Why I deleted Facebook

Sometimes self-control is not enough. Sometimes you have to carefully position your own roadblocks to force saner living.

With the press of an “x”, I dismissed the vitriol that had become my daily breakfast, lunch and dinner. Not only have I found myself pining for past Republic administrations that now don’t “seem that bad”, I have also started missing those adorable cat videos and those pumped-up versions of themselves that people like to have us believe is true about their fabulous Facebooked lives.

no facebookI miss the tinge of envy I’d feel at pictures of palm trees in places I definitely was not.

I miss the giggles elicited from videos of furry animals, preferably baby ones, tumbling on top of each other.

I miss hoping someone will “like” my post because they like me.

I miss the Facebook I used to know that I’d sometimes playfully call “Fakebook” because we often use it to look better than we are.

But we have entered a new era now. Many of us have become activists, something I truly applaud. And what better way to broadcast sensible causes than the world’s largest online platform?

Unfortunately, there is a flip side to it. Facebook, in my view, has turned into a shouting match, a place of posturing and yes, at times, a platform to share invaluable information. But the more I’ve tried to digest the unfathomable messages, especially from politicians vying for fame and glory, the less I began to trust it as a source for anything real or true or good about this world.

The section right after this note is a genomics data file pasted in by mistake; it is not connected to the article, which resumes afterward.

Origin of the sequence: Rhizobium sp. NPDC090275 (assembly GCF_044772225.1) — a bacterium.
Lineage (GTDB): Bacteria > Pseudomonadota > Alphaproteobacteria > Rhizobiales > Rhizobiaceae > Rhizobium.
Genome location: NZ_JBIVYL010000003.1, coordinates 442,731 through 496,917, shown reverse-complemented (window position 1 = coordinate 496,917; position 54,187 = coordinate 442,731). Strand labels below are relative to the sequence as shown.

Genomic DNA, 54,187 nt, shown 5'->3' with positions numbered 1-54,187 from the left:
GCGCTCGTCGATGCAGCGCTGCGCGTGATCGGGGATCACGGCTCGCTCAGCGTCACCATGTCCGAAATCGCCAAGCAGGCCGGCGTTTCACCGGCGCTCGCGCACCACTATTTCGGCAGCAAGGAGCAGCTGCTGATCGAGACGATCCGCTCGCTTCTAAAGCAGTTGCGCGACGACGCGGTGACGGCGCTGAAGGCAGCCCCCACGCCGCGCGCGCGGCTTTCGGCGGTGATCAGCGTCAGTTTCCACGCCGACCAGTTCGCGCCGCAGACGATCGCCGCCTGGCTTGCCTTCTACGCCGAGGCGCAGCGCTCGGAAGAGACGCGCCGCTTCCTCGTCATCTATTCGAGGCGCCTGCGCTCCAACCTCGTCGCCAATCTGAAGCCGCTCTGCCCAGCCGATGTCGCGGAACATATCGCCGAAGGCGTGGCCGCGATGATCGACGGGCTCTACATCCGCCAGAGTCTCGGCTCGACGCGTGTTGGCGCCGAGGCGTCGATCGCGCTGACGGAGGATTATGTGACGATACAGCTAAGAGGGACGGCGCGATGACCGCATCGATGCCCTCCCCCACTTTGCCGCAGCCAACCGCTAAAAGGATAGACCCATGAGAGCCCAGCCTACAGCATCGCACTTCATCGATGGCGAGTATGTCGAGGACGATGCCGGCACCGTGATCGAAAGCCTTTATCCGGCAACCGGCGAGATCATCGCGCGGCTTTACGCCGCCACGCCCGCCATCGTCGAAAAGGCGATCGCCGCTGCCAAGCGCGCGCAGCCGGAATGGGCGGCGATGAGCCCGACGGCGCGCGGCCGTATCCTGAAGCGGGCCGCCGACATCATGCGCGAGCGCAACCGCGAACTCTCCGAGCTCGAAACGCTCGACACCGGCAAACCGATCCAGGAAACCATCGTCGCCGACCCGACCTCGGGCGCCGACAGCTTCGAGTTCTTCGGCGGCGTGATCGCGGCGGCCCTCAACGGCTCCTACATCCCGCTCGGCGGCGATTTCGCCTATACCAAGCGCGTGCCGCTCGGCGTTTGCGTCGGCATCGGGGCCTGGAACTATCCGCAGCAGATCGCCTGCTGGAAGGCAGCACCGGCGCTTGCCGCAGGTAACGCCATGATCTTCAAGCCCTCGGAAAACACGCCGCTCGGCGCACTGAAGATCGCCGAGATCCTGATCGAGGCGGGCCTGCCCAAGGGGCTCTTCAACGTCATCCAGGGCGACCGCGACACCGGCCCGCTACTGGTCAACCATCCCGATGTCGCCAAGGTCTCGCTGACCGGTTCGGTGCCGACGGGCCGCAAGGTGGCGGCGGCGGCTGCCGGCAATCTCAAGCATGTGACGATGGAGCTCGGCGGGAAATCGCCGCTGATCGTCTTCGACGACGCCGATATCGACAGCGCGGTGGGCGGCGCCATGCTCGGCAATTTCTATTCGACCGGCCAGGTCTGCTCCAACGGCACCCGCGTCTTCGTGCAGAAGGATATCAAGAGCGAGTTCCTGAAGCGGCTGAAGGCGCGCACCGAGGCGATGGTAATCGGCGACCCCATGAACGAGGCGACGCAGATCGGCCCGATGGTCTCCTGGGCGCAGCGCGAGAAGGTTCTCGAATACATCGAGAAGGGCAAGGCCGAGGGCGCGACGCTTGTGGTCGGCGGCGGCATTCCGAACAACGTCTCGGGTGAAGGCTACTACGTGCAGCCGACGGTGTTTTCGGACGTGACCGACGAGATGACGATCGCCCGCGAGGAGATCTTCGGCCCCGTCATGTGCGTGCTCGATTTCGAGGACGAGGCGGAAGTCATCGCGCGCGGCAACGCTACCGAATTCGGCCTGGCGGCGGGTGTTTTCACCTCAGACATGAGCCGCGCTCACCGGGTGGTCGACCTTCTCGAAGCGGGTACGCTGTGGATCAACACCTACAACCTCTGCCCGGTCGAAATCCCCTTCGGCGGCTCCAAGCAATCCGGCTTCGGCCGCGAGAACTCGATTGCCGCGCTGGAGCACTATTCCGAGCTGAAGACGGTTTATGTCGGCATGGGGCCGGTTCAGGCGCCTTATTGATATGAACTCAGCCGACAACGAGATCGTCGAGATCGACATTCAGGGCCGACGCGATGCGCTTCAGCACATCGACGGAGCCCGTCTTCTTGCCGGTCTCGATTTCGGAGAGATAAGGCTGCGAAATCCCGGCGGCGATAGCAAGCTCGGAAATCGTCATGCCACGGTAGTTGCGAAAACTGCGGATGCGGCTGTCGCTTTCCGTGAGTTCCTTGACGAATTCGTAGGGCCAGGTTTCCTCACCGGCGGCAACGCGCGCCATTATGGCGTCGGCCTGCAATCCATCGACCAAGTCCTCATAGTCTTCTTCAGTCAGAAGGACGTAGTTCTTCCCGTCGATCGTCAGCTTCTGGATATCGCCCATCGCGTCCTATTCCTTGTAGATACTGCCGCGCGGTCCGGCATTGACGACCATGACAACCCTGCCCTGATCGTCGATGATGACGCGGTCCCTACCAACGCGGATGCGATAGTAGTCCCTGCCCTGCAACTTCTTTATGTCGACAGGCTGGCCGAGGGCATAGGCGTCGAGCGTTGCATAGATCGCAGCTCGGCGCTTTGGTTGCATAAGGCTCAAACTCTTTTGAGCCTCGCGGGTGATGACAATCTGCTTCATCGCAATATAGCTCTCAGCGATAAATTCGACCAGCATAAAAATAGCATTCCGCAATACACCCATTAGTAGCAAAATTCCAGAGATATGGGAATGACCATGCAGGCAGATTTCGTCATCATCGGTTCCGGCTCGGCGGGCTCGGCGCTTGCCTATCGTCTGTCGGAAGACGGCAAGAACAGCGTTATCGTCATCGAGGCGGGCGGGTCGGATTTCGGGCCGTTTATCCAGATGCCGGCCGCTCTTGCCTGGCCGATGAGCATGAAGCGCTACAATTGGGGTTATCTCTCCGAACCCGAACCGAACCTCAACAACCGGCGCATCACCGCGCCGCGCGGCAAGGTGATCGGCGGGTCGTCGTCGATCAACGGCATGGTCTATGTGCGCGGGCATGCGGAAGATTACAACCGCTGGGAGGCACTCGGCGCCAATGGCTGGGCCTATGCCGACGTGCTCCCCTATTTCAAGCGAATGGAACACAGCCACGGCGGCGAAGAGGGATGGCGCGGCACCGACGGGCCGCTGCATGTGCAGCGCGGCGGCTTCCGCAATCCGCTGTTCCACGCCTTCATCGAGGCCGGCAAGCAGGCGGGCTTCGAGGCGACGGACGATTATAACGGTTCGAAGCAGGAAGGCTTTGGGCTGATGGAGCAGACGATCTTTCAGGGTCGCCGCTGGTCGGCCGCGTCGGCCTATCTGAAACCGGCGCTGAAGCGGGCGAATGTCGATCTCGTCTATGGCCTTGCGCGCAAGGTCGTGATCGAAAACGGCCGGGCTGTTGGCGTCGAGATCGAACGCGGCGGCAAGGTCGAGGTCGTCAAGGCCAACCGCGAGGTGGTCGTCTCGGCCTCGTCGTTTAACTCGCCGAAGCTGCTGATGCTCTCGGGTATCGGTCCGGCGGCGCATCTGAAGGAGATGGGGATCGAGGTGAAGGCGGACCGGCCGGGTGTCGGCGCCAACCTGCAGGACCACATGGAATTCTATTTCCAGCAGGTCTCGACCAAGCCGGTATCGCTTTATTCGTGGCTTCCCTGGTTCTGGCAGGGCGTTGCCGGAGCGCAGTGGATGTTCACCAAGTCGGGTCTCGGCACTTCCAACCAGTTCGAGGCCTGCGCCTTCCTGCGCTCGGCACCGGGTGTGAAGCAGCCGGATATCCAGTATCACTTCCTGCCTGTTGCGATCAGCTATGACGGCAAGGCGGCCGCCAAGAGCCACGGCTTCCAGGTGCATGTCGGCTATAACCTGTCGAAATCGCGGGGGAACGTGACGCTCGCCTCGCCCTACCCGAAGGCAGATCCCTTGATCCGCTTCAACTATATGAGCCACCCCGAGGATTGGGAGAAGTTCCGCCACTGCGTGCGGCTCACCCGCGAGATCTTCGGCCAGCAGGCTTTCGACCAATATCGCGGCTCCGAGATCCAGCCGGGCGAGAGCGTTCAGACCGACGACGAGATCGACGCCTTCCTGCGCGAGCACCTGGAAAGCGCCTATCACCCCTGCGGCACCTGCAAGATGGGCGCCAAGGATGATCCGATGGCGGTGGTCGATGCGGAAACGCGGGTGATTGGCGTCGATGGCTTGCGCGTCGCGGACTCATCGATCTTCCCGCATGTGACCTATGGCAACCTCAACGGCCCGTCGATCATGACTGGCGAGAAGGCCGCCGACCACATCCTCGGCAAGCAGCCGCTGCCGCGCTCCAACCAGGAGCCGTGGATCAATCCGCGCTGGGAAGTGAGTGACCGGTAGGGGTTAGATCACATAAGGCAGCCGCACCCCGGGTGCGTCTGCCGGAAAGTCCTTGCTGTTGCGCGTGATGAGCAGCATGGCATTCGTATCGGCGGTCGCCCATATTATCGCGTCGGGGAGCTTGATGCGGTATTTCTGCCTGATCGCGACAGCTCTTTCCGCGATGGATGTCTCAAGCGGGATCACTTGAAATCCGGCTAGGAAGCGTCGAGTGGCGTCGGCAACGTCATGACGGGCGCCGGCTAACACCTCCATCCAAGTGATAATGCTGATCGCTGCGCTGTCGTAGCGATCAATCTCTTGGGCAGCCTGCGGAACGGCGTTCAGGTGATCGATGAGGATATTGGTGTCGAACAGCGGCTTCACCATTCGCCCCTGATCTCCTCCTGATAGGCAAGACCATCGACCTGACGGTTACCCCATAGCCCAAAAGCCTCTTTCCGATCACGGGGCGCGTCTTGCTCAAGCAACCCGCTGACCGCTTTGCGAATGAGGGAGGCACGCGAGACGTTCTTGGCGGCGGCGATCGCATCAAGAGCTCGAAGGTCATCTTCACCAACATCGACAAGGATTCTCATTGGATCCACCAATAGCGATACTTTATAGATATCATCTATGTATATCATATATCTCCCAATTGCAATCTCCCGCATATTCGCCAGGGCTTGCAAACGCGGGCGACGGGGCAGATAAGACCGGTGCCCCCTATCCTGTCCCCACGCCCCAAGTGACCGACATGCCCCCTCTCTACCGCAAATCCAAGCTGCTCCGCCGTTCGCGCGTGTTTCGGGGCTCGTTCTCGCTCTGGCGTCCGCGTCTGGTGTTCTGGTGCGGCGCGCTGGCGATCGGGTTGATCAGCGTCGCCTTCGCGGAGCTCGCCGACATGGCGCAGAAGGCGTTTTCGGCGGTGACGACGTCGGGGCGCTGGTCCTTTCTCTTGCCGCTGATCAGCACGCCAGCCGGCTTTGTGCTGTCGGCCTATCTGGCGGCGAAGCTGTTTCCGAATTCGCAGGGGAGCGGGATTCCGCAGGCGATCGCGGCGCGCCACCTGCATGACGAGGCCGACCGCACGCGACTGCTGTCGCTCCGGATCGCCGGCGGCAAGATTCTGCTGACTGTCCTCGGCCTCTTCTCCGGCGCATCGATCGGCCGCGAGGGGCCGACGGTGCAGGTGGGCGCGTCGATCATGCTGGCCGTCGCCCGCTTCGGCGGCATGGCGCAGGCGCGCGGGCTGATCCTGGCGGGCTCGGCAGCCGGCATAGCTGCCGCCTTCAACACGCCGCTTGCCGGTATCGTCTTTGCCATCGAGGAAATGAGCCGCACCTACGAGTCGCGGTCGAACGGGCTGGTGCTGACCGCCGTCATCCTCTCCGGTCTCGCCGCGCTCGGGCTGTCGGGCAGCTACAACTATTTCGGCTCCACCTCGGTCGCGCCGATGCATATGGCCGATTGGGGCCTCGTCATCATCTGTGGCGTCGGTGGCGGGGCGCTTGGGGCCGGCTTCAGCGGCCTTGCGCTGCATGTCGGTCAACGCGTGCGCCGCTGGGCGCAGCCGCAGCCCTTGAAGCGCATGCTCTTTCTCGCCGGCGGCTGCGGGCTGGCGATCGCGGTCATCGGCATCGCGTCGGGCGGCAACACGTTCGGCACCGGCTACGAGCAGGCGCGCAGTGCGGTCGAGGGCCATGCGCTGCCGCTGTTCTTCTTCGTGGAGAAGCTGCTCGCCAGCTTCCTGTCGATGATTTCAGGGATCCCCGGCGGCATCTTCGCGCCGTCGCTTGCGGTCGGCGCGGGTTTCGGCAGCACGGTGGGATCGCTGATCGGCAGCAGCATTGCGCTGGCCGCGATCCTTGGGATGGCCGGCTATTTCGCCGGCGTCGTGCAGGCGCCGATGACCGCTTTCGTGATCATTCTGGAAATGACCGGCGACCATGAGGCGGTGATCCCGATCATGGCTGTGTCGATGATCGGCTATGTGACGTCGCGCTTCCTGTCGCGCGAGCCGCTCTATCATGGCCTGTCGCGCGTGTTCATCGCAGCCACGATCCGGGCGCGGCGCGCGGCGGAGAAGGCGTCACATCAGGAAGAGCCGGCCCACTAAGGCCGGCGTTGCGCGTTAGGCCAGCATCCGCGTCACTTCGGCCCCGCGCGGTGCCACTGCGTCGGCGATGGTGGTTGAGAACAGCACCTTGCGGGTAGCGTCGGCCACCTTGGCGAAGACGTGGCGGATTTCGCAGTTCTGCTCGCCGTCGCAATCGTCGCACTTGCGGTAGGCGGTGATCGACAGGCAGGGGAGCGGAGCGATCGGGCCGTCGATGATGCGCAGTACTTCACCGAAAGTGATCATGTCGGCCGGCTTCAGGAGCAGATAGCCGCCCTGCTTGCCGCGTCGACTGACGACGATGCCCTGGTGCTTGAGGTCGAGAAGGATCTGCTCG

What motivated me to finally hit the delete button on my iPhone app came after reading a post by a Kentucky Senator who mocked the women’s march, calling women “cute” in the most patronizing way possible.

In his eagerness to earn likes and commentary (at any cost, I might add), he has joined the legions of people who will do and say anything to attract attention. It is so sad.

A like is even more short-lived than a soap bubble on a hot July afternoon. It is meaningless if there are only words without positive action behind them.

It broke my heart to see how broken our system truly is.

Fighting against virtual reality is like trying to capture wind in your hands.

What could I possible do then, in the face of such powerlessness, to make a difference?

Then it hit me. I have invested so much time in conversations with people I don’t even know. What if I were to start conversations with the ones I do know? What if I were to reach out to someone in need, right here, right now, in front of my very eyes? What if I were to dedicate all the time I have spent clucking at the injustice online to a cause in my very own town? Not only would I feel better, but that person would too.

So that decides it. Less Facebook. More face time. In real life.

Yes, a new era has dawned and I am ready to take on the challenge. Will you join me?

 

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